ORE doesn't 'phase' Falcon inspection team

Base Info
An F-16 Fighting Falcon awaits to be inspected by the 35th Maintenance Squadron phase inspection team during an operational readiness exercise at Misawa Air Base, Japan, Jan. 27, 2014. The phase inspection team fully inspects an F-16 every 400, 800 and 1600 flying hours. (U.S. Air Force photo/Tech. Sgt. April Quintanilla)
An F-16 Fighting Falcon awaits to be inspected by the 35th Maintenance Squadron phase inspection team during an operational readiness exercise at Misawa Air Base, Japan, Jan. 27, 2014. The phase inspection team fully inspects an F-16 every 400, 800 and 1600 flying hours. (U.S. Air Force photo/Tech. Sgt. April Quintanilla)

ORE doesn't 'phase' Falcon inspection team

by: Tech. Sgt. April Quintanilla | .
35th Fighter Wing PAO | .
published: January 29, 2014

MISAWA AIR BASE, Japan -- Routine vehicle maintenance typically includes changing oil, checking fluid levels or rotating tires. It doesn't usually include breaking down the entire vehicle to find the smallest crack or defect and fixing it.

But for the 35th Maintenance Squadron crew chief and phase inspection section, it does...only their vehicles are the base's fleet of F-16 Fighting Falcons.

It's the phase team's job to break down every F-16 Fighting Falcon that comes in for maintenance and get it back out to the flightline, fully repaired, in a timely manner. They work on all aspects of the jet - from the nose to the tail - ensuring nothing is overlooked.

"One of the main things we look for during our inspection is corrosion," said Airman 1st Class Ryan Scavuzzo, 35 MXS crew chief and phase inspection section team member. "Because we're so close to the ocean and our base washes the jets fairly often, there can be a reasonable amount of it throughout the jets.

"We look through the entire jet for any corrosion or cracks. We also look for any faulty or incorrectly installed parts and correct them," said Scavuzzo.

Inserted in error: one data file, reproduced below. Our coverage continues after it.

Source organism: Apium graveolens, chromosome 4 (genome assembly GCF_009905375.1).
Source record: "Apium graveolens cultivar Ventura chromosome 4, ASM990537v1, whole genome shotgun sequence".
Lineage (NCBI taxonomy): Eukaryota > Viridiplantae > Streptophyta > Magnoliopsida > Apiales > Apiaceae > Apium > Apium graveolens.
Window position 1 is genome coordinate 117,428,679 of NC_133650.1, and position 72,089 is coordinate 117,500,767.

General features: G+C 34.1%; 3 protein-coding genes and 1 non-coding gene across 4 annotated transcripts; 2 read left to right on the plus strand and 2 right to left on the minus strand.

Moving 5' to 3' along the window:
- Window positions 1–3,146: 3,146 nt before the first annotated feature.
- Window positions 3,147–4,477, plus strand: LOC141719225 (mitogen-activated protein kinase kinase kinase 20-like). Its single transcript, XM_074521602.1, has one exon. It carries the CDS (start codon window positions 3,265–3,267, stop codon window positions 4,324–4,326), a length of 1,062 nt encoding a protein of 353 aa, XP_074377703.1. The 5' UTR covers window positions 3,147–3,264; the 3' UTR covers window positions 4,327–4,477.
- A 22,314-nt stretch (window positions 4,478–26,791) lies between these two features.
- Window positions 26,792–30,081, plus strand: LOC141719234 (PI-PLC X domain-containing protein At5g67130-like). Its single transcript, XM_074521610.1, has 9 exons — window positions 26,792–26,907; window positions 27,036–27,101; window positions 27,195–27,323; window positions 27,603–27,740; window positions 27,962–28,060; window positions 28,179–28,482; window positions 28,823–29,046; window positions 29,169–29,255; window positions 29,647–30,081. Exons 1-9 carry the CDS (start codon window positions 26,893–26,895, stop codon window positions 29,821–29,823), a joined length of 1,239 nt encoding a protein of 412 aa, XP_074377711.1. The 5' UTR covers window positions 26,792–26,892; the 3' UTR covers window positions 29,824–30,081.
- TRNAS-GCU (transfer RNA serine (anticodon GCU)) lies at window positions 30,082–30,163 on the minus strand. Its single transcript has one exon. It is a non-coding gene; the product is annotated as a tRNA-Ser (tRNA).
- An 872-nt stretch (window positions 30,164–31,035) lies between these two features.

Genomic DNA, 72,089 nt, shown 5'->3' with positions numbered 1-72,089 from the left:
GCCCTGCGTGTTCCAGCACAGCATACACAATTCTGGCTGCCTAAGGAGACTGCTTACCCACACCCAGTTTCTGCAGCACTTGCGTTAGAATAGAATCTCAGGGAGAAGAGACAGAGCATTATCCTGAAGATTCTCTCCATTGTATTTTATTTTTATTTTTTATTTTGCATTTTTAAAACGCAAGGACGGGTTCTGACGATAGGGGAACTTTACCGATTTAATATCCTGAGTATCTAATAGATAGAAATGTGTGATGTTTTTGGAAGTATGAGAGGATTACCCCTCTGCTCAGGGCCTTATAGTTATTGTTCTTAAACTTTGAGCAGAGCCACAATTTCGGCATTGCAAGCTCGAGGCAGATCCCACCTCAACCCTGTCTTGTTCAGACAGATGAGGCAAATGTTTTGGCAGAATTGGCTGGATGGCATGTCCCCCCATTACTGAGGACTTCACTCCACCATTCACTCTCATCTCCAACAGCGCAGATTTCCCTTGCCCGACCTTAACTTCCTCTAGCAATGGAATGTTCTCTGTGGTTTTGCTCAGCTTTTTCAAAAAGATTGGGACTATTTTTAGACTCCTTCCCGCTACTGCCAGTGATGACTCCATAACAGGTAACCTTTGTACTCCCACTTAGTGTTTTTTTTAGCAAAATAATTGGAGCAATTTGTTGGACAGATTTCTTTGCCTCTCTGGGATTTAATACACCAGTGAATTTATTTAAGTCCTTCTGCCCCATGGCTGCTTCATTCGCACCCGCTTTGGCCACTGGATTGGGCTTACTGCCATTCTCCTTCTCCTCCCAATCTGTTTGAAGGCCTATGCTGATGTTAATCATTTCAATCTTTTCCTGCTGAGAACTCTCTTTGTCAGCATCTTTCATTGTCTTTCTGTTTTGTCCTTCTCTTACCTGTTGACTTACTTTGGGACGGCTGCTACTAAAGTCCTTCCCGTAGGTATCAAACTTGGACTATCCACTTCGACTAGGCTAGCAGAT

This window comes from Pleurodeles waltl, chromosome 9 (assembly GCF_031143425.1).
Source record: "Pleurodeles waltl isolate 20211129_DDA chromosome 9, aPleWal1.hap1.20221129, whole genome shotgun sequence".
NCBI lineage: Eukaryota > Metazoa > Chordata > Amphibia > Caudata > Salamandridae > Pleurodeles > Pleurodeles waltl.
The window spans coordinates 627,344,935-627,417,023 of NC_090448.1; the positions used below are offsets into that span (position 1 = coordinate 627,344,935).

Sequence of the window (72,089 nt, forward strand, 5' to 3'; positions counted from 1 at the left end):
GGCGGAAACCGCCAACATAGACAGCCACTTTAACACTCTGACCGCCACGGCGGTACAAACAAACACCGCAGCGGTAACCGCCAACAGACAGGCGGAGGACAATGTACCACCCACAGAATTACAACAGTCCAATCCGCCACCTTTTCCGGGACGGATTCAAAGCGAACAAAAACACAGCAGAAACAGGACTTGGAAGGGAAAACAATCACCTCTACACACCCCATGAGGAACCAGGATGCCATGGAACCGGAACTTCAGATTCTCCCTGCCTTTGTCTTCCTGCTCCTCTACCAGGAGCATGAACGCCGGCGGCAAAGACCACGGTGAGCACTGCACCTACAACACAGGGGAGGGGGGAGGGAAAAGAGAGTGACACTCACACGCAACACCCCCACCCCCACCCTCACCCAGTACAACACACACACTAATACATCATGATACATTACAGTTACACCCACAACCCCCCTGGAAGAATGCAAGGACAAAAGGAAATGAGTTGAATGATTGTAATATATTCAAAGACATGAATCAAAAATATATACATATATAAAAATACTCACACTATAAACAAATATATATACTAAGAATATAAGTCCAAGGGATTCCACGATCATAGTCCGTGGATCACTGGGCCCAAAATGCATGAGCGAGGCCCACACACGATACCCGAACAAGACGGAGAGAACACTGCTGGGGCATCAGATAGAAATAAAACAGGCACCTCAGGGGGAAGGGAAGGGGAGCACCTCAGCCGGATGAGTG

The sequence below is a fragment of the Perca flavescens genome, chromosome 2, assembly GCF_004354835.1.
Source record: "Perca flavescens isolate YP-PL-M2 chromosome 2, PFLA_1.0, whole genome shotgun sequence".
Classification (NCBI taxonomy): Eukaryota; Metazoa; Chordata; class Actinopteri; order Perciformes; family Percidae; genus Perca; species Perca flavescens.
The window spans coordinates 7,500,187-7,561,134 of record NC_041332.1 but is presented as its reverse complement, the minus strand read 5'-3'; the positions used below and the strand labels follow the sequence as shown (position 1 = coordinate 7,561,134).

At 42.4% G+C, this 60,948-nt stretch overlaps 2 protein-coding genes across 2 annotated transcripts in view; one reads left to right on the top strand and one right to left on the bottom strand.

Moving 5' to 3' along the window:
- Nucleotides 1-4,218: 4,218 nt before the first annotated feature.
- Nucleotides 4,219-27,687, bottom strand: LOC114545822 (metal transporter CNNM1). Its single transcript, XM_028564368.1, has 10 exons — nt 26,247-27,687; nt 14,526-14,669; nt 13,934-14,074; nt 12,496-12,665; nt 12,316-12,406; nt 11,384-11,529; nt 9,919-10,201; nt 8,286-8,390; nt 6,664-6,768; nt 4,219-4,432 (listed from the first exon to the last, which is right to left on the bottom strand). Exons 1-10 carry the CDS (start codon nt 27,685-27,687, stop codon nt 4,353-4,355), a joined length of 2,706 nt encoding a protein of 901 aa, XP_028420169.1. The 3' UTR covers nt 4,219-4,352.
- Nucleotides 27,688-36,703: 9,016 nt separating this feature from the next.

As simulated attacks bombard the base during Phase II of an operational readiness exercise, the base's mission must continue -- F-16 Fighting Falcons must take to the skies.

For the phase Airmen, this means going through the 160 panels of the jet, while wearing their gas mask and taking cover as necessary. But before the first jet taxis the runway, it must be approved for takeoff by members of this team.

"Signing off the preflight inspections, having the final say on the flight line, and knowing the pilot is going to be safe is a source of pride for crew chiefs," said Scavuzzo.

There's no room for error. the pilot's life is in their hands.

"The job these guys do on the floor everyday is very important," said Staff Sgt. Blain Wilverding, 35 MXS phase floor chief. "They must pay close attention to detail and ensure the aircraft is inspected more in-depth than what is looked at on a day-to-day basis. A good inspection and good maintenance is key here in phase. These guys do a great job getting these jets put back together and back out onto the flightline."

The phase team at Misawa is all business, but that doesn't mean they don't have a good time on-the-job.

"I enjoy being able to turn wrenches, get dirty, fix things, and take things apart to see how they operate," said Scavuzzo. "Usually I'm a pretty clean person but getting to come here and get my hands dirty all day - it's pretty fun."
 

Tags: Misawa Air Bae, Base Info
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